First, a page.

The phrase “a long time coming” comes to mind while I’m gathering my thoughts for writing my first concert review in almost two and a half years. When I walked out of the Phoenix Concert Theatre on the night of December 12th 2019, after having witnessed another spellbinding Pixies set, I could have never imagined that it would be the last taste of live music that I would experience for 28 months. Of course I don’t have to remind you, dear reader, of the trauma that we’ve all lived through over the last two years, making this journey out to the hallowed halls of a beautifully renovated Massey Hall all the more sweet. And a sweet occasion it was, Toronto’s beloved hometown heroes, Broken Social Scene, had been set to play the storied Shuter St venue last year, but of course Covid had other ideas and so the dates were moved twice to accommodate. This time ‘round though, nothing was going to spoil the party.

Now, as mentioned, this show was twice rescheduled and throwing another wrench into the works was the issue of drummer Justin Peroff coming down with a hernia a week before the show. This is Broken Social Scene after all, so any one of the long-time members should know enough capable drummers to fill the vacancy…Andrew Barr of Montreal’s The Barr Brothers got the nod to man the kit ultimately.

Any proper Broken Social Scene review needs to have a rundown of who actually was on stage for said show, and this show featured all of the regulars (Drew, Canning, Spearin, Whiteman, Engel, Goldberg, and David French), plus the notable supporting cast (Amy Millan, Evan Cranley, and Jason Collett).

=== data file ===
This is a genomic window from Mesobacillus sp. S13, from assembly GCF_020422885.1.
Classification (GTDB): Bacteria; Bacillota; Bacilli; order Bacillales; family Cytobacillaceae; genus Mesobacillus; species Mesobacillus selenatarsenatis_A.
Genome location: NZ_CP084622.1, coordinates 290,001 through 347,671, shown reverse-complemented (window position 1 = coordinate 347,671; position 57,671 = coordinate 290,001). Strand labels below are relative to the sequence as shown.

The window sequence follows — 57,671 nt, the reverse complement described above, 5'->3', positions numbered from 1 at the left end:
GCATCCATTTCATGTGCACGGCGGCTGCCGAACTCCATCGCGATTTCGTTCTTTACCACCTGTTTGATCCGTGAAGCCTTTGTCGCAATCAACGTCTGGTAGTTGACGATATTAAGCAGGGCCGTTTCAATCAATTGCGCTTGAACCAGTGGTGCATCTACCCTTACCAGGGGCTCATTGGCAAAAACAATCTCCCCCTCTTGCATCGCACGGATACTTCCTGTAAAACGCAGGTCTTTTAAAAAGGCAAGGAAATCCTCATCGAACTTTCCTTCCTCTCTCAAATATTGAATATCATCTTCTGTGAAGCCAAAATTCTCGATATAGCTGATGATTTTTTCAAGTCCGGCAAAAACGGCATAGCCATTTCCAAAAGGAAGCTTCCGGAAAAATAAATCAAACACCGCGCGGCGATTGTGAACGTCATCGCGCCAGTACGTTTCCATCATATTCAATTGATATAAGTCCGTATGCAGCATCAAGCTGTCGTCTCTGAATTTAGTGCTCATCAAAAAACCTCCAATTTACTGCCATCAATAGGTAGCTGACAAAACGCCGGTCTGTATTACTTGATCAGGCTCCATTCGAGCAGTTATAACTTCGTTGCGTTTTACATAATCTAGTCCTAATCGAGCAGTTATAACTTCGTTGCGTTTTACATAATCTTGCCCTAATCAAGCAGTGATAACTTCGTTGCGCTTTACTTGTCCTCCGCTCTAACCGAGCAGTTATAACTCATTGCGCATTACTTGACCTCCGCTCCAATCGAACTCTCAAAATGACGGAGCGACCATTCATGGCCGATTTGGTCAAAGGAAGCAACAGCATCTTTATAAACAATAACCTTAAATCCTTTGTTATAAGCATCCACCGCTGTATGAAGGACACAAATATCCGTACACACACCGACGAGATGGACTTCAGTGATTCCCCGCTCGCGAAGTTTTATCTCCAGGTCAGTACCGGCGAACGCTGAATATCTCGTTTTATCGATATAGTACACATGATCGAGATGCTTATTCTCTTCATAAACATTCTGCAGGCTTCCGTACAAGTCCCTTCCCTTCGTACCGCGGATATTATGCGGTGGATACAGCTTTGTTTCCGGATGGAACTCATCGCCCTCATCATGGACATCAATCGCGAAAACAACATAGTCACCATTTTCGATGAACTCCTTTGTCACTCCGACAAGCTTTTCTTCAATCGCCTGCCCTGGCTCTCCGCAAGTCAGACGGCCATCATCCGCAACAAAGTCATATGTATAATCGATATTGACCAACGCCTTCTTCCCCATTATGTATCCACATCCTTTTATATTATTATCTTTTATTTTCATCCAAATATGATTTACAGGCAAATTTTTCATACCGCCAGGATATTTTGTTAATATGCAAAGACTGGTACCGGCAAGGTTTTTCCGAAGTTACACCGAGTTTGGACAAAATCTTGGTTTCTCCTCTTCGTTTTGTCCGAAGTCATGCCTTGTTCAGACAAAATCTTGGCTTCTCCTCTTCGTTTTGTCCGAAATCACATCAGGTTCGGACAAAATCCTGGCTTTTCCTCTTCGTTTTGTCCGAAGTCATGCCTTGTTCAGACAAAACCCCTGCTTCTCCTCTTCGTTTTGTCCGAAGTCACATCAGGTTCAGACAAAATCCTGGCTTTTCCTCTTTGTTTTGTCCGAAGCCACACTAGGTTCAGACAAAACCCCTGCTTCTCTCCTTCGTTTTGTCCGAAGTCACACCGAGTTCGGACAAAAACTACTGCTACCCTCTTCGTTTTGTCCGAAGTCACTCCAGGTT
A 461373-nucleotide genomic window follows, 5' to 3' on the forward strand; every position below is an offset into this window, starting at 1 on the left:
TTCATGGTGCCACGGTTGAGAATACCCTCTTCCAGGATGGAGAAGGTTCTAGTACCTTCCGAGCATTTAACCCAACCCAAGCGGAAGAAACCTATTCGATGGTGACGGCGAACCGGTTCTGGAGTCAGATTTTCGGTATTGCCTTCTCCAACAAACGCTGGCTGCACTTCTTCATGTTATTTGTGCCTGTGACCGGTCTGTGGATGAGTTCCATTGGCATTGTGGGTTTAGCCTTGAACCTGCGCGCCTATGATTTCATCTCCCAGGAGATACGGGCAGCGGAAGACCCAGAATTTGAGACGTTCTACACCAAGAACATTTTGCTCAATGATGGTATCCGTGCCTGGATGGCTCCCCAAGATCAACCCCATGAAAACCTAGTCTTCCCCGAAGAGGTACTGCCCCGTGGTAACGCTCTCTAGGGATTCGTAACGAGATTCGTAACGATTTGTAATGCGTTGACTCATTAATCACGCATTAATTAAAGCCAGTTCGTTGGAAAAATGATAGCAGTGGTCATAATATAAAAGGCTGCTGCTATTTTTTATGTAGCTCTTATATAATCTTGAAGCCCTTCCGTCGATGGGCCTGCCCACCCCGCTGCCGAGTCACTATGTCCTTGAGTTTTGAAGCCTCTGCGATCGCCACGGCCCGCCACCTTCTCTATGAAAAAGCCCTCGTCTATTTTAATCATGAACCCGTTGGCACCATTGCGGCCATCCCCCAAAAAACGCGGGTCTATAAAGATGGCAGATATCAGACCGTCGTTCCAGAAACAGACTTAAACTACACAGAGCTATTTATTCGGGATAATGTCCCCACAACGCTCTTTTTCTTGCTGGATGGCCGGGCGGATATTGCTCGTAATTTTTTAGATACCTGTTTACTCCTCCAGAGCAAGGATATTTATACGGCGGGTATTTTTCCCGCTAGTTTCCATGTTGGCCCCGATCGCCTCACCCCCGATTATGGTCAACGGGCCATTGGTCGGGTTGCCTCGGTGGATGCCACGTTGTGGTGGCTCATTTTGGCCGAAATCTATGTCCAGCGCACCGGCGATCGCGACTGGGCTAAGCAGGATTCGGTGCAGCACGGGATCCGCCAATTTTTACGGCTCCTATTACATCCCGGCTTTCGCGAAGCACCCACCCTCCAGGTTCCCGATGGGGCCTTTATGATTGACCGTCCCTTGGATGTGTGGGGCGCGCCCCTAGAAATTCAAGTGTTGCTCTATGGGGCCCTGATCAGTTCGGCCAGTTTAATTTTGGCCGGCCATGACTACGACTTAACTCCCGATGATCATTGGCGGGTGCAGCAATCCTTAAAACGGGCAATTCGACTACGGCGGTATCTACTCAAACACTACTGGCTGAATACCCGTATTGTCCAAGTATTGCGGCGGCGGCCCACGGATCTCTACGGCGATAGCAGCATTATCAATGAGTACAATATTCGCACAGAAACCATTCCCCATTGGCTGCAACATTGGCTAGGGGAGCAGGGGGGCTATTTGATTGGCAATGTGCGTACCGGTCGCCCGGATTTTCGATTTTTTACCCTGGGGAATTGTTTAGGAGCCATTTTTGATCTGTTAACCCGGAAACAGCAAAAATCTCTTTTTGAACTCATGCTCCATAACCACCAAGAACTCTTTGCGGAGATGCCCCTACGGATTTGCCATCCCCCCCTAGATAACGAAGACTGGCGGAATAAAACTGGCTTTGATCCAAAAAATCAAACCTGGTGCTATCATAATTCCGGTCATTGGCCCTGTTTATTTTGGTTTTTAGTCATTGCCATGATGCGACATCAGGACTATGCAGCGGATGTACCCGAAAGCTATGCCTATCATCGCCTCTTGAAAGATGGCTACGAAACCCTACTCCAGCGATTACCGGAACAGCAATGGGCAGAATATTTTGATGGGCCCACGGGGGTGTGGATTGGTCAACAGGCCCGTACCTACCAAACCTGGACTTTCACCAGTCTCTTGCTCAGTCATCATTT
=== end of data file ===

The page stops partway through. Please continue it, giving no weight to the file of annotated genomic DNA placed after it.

Though the band doesn’t have any “new” material to play, they do have the recently released collection of odds and sods entitled Old Dead Young, which brings together B-sides and rarities spanning the the entire run of the collective, which they did pull from for these shows.

The two night stand largely featured the same setlist (probably due to Peroff’s absence) but the really striking feature was the difference in the energy level of the two nights. The first night was strangely subdued in the early going with the crowd virtually silent as the lights went down…it definitely influenced the band’s performance. The second night was markedly more fervent and its effect on the band was obvious. Though the sets only differed by a song or two, the mere act of slotting in “Cause = Time” as the second song on night two was the determining factor in how the crowd responded and indeed how the band responded to them.

From there both nights stuck essentially stuck to the same script. We got choice cuts like “7/4 Shoreline”, the Andrew Whiteman-sung “Fired-Eyed Boy”, a few from the aforementioned Old Dead Young (“Curse Your Fail” and “This House is on Fire”), and awesome takes on ‘Stars and Sons” and “Hug of Thunder.”

The night wasn’t just about BSS material either, Drew and Canning each got a chance to showcase their solo stuff; Drew choosing his heartfelt “Safety Bricks” and Canning bringing some serious boogie with “Love is New.”

Thanks to multi-instrumentalist and all round good guy Charles Spearin, the two-night stand also showcased the talents of another incredible drummer…Toronto ex-pat, turned L.A. studio session vet Sarah Thawer. Spearin’s connections run deep, so when it was clear that Peroff wouldn’t make the shows, Spearin called in a favour with Thawer, and she didn’t disappoint. She slayed the kit on fan favourites ‘Superconnected” and “KC Accidental”…the crowd eating up her Keith Moon styled flare.

Night 1 closed out with a double shot off of You Forgot in People…the moody “Lover’s Spit” and “Almost Crimes” whetting the appetite for that album’s anniversary tour that is to come later this year. Night 2 closed with the undeniable energy of their standout instrumental “Meet Me in the Basement” and it sent the masses out the doors with a euphoria most probably hadn’t felt in some two long years. Thank you Broken Social Scene. Thank you Massey Hall… god, how I’ve missed you all!

-Johnny Hooper